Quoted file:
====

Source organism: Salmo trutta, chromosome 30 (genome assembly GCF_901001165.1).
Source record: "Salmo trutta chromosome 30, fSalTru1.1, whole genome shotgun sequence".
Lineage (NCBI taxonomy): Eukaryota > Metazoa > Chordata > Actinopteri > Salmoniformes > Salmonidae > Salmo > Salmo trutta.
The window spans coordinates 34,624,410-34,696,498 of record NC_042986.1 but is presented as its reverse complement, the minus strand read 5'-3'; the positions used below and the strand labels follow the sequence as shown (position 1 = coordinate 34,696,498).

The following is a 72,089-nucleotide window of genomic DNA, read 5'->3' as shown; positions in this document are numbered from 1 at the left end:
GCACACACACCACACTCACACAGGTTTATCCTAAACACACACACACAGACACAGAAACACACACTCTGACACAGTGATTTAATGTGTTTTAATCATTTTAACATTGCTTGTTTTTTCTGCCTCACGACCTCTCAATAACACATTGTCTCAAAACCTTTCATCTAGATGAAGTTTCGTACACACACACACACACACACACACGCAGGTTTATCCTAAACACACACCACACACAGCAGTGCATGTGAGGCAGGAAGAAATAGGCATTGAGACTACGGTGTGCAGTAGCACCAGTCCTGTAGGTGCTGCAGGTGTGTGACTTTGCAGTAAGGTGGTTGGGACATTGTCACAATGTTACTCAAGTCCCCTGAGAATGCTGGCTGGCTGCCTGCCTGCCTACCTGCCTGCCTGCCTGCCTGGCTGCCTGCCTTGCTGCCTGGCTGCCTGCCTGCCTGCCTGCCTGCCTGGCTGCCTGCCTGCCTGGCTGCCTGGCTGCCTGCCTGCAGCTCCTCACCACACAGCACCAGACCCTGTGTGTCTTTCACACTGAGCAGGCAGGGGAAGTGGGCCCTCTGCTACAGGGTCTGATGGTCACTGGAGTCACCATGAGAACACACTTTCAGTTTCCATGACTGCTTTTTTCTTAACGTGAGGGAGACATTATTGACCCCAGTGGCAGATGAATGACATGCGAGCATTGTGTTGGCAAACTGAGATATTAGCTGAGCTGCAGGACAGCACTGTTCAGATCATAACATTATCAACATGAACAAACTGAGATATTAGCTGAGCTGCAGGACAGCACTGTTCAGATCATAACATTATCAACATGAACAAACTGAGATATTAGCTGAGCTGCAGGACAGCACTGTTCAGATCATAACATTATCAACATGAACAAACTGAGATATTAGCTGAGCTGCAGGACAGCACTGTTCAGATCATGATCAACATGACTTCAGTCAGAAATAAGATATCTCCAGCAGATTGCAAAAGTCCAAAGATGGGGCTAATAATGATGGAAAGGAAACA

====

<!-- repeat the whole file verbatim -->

Source organism: Salmo trutta, chromosome 30 (genome assembly GCF_901001165.1).
Source record: "Salmo trutta chromosome 30, fSalTru1.1, whole genome shotgun sequence".
Lineage (NCBI taxonomy): Eukaryota > Metazoa > Chordata > Actinopteri > Salmoniformes > Salmonidae > Salmo > Salmo trutta.
The window spans coordinates 34,624,410-34,696,498 of record NC_042986.1 but is presented as its reverse complement, the minus strand read 5'-3'; the positions used below and the strand labels follow the sequence as shown (position 1 = coordinate 34,696,498).

The following is a 72,089-nucleotide window of genomic DNA, read 5'->3' as shown; positions in this document are numbered from 1 at the left end:
GCACACACACCACACTCACACAGGTTTATCCTAAACACACACACACAGACACAGAAACACACACTCTGACACAGTGATTTAATGTGTTTTAATCATTTTAACATTGCTTGTTTTTTCTGCCTCACGACCTCTCAATAACACATTGTCTCAAAACCTTTCATCTAGATGAAGTTTCGTACACACACACACACACACACACACGCAGGTTTATCCTAAACACACACCACACACAGCAGTGCATGTGAGGCAGGAAGAAATAGGCATTGAGACTACGGTGTGCAGTAGCACCAGTCCTGTAGGTGCTGCAGGTGTGTGACTTTGCAGTAAGGTGGTTGGGACATTGTCACAATGTTACTCAAGTCCCCTGAGAATGCTGGCTGGCTGCCTGCCTGCCTACCTGCCTGCCTGCCTGCCTGGCTGCCTGCCTTGCTGCCTGGCTGCCTGCCTGCCTGCCTGCCTGCCTGGCTGCCTGCCTGCCTGGCTGCCTGGCTGCCTGCCTGCAGCTCCTCACCACACAGCACCAGACCCTGTGTGTCTTTCACACTGAGCAGGCAGGGGAAGTGGGCCCTCTGCTACAGGGTCTGATGGTCACTGGAGTCACCATGAGAACACACTTTCAGTTTCCATGACTGCTTTTTTCTTAACGTGAGGGAGACATTATTGACCCCAGTGGCAGATGAATGACATGCGAGCATTGTGTTGGCAAACTGAGATATTAGCTGAGCTGCAGGACAGCACTGTTCAGATCATAACATTATCAACATGAACAAACTGAGATATTAGCTGAGCTGCAGGACAGCACTGTTCAGATCATAACATTATCAACATGAACAAACTGAGATATTAGCTGAGCTGCAGGACAGCACTGTTCAGATCATAACATTATCAACATGAACAAACTGAGATATTAGCTGAGCTGCAGGACAGCACTGTTCAGATCATGATCAACATGACTTCAGTCAGAAATAAGATATCTCCAGCAGATTGCAAAAGTCCAAAGATGGGGCTAATAATGATGGAAAGGAAACA